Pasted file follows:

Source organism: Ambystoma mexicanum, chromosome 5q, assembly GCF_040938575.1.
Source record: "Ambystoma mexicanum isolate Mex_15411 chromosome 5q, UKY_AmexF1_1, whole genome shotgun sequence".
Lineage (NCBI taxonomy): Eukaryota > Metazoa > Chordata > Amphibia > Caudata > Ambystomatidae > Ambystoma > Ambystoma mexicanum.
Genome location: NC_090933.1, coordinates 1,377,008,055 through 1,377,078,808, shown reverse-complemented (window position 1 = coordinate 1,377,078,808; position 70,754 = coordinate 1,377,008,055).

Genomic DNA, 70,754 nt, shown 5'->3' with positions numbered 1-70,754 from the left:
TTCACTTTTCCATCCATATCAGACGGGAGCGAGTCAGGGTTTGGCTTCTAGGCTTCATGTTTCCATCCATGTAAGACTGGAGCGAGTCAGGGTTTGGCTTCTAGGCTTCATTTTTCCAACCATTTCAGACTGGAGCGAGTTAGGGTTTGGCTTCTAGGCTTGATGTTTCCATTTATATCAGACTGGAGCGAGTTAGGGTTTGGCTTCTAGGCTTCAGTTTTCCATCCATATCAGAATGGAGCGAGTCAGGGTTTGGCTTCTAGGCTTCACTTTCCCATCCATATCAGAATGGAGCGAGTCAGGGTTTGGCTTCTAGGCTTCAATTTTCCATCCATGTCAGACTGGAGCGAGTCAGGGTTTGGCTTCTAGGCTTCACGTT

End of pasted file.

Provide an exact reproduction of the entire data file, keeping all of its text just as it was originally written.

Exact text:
Source organism: Ambystoma mexicanum, chromosome 5q, assembly GCF_040938575.1.
Source record: "Ambystoma mexicanum isolate Mex_15411 chromosome 5q, UKY_AmexF1_1, whole genome shotgun sequence".
Lineage (NCBI taxonomy): Eukaryota > Metazoa > Chordata > Amphibia > Caudata > Ambystomatidae > Ambystoma > Ambystoma mexicanum.
Genome location: NC_090933.1, coordinates 1,377,008,055 through 1,377,078,808, shown reverse-complemented (window position 1 = coordinate 1,377,078,808; position 70,754 = coordinate 1,377,008,055).

Genomic DNA, 70,754 nt, shown 5'->3' with positions numbered 1-70,754 from the left:
TTCACTTTTCCATCCATATCAGACGGGAGCGAGTCAGGGTTTGGCTTCTAGGCTTCATGTTTCCATCCATGTAAGACTGGAGCGAGTCAGGGTTTGGCTTCTAGGCTTCATTTTTCCAACCATTTCAGACTGGAGCGAGTTAGGGTTTGGCTTCTAGGCTTGATGTTTCCATTTATATCAGACTGGAGCGAGTTAGGGTTTGGCTTCTAGGCTTCAGTTTTCCATCCATATCAGAATGGAGCGAGTCAGGGTTTGGCTTCTAGGCTTCACTTTCCCATCCATATCAGAATGGAGCGAGTCAGGGTTTGGCTTCTAGGCTTCAATTTTCCATCCATGTCAGACTGGAGCGAGTCAGGGTTTGGCTTCTAGGCTTCACGTT